Police in Florida have been criticised for allegedly entering a funeral home in a futile bid to unlock a dead man's smartphone.
After his body was released to the Sylvan Abbey Funeral Home, his family say, two police officers tried to use his finger to unlock his mobile phone. "While Chaney said detectives didn't think they'd need a warrant because there is no expectation of privacy after death â€" an opinion several legal experts affirmed â€" the actions didn't sit right with Phillip's family. According to the Tampa Bay Times, Phillip was shot while attempting to flee when an officer was about to search him.
They are also demanding video footage from the incident in which Phillip was killed, WFTS-TV reported.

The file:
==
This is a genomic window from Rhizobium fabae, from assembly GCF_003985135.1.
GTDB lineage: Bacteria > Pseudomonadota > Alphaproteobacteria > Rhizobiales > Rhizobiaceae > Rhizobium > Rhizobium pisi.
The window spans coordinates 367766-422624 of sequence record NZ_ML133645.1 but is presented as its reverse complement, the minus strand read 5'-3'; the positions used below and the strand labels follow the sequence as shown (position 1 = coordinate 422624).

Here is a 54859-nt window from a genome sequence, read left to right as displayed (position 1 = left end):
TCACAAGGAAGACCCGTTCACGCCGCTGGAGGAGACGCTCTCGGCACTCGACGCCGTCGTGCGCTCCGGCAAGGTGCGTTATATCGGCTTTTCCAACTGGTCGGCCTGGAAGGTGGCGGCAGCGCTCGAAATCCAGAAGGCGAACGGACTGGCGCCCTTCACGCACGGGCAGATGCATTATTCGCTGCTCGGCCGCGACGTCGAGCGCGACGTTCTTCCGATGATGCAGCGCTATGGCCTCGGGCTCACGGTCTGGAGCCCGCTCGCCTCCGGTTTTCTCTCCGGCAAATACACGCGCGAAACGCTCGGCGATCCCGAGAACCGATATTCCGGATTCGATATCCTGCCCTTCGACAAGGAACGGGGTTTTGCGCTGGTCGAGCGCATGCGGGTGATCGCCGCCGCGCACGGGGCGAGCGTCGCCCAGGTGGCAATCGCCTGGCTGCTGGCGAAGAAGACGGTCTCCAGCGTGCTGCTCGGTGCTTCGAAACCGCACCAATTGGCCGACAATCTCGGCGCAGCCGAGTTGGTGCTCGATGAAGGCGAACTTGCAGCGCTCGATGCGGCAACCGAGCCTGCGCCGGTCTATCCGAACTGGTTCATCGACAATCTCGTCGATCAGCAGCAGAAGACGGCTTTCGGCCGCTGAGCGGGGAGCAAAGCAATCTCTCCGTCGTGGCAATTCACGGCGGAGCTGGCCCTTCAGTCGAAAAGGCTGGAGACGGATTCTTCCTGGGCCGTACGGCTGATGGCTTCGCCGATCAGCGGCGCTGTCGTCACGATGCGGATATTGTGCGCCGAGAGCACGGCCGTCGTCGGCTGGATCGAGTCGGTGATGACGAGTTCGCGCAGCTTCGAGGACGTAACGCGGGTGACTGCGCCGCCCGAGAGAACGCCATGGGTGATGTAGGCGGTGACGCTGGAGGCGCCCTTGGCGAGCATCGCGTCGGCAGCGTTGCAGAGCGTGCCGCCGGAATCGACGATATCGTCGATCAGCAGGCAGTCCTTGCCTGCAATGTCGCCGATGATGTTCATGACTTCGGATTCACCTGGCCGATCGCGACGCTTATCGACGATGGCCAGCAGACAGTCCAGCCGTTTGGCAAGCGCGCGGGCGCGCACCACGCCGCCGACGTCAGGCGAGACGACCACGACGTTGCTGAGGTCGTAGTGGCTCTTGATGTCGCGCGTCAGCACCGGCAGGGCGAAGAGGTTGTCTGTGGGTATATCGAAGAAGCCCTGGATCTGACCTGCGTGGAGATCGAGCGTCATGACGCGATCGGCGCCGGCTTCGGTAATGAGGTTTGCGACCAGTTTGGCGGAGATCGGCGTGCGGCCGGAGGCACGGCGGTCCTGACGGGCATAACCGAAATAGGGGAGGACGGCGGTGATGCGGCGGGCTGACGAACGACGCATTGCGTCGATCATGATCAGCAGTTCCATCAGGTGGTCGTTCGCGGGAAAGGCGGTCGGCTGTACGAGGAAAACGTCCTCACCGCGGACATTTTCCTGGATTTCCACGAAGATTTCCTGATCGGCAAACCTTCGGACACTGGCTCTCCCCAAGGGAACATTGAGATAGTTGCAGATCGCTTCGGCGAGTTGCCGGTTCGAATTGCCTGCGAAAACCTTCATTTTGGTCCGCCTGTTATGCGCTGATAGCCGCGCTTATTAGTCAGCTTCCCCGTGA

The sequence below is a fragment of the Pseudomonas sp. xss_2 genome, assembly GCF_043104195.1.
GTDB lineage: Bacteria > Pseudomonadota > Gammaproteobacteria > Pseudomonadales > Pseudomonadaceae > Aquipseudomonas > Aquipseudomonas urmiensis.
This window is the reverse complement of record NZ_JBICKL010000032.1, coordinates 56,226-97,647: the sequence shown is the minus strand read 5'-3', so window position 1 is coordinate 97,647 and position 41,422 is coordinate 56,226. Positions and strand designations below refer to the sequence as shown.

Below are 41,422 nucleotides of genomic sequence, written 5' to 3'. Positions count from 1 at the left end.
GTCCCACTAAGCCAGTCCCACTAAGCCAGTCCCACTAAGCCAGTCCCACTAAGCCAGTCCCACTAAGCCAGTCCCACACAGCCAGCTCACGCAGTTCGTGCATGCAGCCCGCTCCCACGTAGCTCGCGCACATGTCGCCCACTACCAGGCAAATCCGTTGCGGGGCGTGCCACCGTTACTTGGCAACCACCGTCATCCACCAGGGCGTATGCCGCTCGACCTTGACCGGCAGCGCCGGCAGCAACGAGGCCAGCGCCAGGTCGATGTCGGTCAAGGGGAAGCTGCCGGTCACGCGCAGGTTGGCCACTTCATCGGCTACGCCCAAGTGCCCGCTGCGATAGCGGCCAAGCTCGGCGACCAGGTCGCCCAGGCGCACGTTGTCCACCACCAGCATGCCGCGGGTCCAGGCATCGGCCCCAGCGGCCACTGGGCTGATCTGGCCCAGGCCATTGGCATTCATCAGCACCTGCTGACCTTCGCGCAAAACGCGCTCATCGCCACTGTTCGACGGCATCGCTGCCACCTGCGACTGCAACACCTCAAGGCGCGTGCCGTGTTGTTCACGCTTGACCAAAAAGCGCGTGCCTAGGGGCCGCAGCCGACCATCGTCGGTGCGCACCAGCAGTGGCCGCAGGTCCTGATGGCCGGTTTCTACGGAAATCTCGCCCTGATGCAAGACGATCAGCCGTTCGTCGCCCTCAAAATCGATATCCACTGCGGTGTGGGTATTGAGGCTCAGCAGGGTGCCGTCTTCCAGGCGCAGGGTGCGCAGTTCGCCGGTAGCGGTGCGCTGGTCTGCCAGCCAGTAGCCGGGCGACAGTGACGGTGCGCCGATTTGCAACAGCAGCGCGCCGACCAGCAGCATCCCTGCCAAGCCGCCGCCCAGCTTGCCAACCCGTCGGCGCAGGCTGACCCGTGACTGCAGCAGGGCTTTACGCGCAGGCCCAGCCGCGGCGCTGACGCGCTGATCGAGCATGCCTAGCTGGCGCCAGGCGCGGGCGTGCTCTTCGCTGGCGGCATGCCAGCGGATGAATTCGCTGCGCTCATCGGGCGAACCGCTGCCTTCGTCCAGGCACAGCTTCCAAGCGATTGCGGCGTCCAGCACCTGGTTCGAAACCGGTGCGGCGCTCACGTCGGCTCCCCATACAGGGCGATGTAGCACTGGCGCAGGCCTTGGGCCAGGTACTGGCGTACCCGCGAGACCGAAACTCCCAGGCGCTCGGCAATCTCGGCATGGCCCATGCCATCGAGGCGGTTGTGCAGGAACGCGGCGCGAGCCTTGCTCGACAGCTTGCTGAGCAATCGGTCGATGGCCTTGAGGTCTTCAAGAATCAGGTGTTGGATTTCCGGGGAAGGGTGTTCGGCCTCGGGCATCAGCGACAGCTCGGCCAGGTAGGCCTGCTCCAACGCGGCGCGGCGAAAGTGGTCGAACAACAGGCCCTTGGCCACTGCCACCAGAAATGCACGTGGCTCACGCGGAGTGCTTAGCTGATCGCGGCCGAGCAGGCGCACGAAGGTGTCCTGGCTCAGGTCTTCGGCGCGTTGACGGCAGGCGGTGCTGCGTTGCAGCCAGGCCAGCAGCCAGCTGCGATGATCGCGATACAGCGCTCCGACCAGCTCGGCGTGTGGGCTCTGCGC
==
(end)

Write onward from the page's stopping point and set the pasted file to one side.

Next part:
Authorities had linked Phillip to a separate drug inquiry that they were investigating and were hoping to access data on his phone that could assist their case. The Associated Press reports that 30-year-old Linus Phillip was killed by a Largo police officer last month.
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Charles Rose, a professor at Stetson University College of Law, told the Tampa Bay Times that dead people can't assert their Fourth Amendment protections because you can't own property when you're dead.
Police said that they pulled Phillip over to search because his vehicle's windows were illegally tinted, and that they could smell marijuana coming from the auto, according to the station.
Another expert, Remigius Nwabueze of Southampton Law School in England, points to a MI decision that found a county medical examiner could take a blood sample from a man killed in a vehicle crash. Accessing devices from private individuals to help with an investigation is still a hotly-contested topic, so if a person is dead, it becomes even more problematic.